Now a night of frolic especially for children in America but now also all over the world, this autumn holiday is actually a mix of old rituals remembering the dead and celebrating the spirit world.
You may have found yourself wondering what is the history of Halloween, and why we celebrate it.
Well, although it’s a secular holiday today, the history of Halloween has roots in ancient religious and spiritual traditions that have evolved over time. The original Halloween, dating back to ancient times, was a pagan celebration called Samhain.
The ancient Celts celebrated this holiday right around the end of October into early November because it was halfway between the autumnal equinox and the winter solstice. The purpose of the celebration was to welcome the harvest season as well as the “dark half” of the year. Another component involved honoring deceased ancestors and providing offerings to departed spirits; the celebrants believed that the boundary between the worlds of the living and the dead was especially weak during this time.
As the influence of Catholicism spread, the Catholic church tweaked many pagan holidays, including Samhain: the Catholic All Saints’ Day, which remembers saints and martyrs, falls on November 1, and All Souls’ Day, which honors the faithful departed, is November 2. The night before All Saints’ Day was called All Hallow’s Eve, which turned into “Halloween.”
First…why ghosts and spirits?
All Saints’ Day was actually originally celebrated in May but moved to November in the ninth century to incorporate the Celtic holiday of Samhain at the end of October. If you think about, it makes sense to celebrate the dead in autumn, when the leaves die and fall from the trees. Samhain was also the Celtic new year, the end of the summer and the beginning of the dark and deadly season of winter. At this time, the Celts believed, the veil between life and death was at its thinnest, and spirits may travel between the two worlds.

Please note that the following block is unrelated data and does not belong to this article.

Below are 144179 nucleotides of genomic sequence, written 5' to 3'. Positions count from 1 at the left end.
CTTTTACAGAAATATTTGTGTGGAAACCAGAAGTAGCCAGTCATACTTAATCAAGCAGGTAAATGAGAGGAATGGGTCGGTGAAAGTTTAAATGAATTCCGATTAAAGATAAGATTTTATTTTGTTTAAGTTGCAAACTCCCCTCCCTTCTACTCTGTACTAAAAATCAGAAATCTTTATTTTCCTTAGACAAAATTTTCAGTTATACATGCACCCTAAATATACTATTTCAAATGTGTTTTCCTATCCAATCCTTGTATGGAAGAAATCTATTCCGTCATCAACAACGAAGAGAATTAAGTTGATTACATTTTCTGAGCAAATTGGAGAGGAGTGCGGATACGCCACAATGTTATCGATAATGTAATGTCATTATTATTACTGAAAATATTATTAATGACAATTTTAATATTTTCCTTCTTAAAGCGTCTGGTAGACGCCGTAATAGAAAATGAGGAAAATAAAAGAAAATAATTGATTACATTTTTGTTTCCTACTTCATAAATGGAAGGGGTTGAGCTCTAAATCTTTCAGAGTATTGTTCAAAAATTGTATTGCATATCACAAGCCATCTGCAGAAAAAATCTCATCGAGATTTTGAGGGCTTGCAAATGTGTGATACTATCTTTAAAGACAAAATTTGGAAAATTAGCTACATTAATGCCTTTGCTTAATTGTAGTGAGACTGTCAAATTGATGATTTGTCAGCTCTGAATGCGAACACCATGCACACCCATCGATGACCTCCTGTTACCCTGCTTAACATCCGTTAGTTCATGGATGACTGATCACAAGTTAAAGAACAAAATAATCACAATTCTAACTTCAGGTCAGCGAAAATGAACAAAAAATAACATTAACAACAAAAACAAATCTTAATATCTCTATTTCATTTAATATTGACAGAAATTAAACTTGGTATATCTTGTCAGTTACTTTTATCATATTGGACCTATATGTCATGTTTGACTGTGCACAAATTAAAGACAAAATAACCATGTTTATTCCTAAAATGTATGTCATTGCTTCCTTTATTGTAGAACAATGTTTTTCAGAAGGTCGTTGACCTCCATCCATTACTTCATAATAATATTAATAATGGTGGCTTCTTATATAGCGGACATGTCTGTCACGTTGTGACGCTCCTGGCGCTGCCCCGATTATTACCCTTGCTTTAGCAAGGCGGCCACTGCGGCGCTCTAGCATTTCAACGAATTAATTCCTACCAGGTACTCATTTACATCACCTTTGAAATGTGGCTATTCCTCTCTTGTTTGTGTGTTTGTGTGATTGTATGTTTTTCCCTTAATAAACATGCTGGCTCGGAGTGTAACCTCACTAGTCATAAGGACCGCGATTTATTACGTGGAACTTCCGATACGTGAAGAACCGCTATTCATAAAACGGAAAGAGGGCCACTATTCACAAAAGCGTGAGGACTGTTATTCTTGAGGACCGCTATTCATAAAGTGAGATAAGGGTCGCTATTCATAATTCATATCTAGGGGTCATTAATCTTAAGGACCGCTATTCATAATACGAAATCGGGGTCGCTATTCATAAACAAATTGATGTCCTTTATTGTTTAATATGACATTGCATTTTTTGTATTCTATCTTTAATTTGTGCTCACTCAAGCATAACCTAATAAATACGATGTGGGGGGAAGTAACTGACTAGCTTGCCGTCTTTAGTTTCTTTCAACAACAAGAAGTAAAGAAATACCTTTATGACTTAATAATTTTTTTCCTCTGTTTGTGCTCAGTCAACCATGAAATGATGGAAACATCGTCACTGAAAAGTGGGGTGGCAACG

…and what is the origin of trick-or-treating?
Maybe you didn’t know that, during Samhain, the Celts offered food as a way to ward off evil spirits.
In the Middle Ages on the eve of All Saints’ Day, the poor would go visiting houses, offering prayers for the family’s dead in exchange for food, called “soul cakes.”
When Irish and Scottish immigrants brought Halloween traditions to America in the 19th century, trick-or-treating became what one historian calls an “extortion deal”: give us treats, or we’ll play a prank on you. As the vandalism became more serious, in the 1930s communities started encouraging trick-or-treating, but as we know it today.
Well. And why we dressing in costume?
To protect themselves from the (potentially evil) spirits that might appear during Samhain, the Celts wore animal skin costumes to hide themselves.
If they looked like a fellow spirit, they believed, it would be safe to go outside.
Curious fact, in the early days of modern trick-or-treating, the goodies weren’t necessarily candy.
However, after the end of sugar rationing in World War II, candy companies realized the money-making power of Halloween and today, the National Confectioners Association estimates 77 percent of Americans will purchase Halloween candy, spending $2.7 billion a year.
A big classic: carving pumpkins…
There’s a good mix of spooky in the story of jack-o-lanterns. According to the original Irish legend, Stingy Jack tried to cheat the devil out of his soul. But when he died, heaven didn’t want him either, so the devil cursed him to roam the earth using a carved-out turnip as a lantern.
Thus a tradition began of carving scary faces into turnips, beets, or potatoes and putting them in the window to scare away the ghost of “Jack of the Lantern” and other spirits.
That’s right, it may be decorative gourd season today, but the first jack-o-lanterns were carved out of turnips. However, when Halloween came to America, people figured out that pumpkins make even better jack-o-lanterns.
Also flickering flames are no doubt associated with jack-o-lanterns, but the fire in Halloween goes back to Samhain once again: As part of the ancient festival, a large bonfire would be lit to ward off spirits and lead them back to the afterlife. The Celts would then light their hearth fires for the winter from the sacred bonfire. If in the United States today, people generally prefer candles to giant fires for spooky ambiance, in England Bonfire Night on November 5 has actually been more popular than Halloween. Also known as Guy Fawkes Day, it commemorates the thwarted Gunpowder Plot to blow up Parliament in 1605 and is celebrated still today.
Did you know that outlandish displays of ghosts, spiderwebs, gravestones, and orange items aren’t part of the history of Halloween but they’re a relatively modern tradition?
Well, in the early 20th century, paper and party goods companies began producing decorations for Halloween celebrations and first lady Mamie Eisenhower decorated the White House for Halloween for the first time in 1958.
As trick-or-treating continued to gain popularity in the latter half of the 20th century, neighbors could venture from house to creepily-decorated house.
And, still today, Halloween decorating still grows with new traditions…
Images from Web – Google Research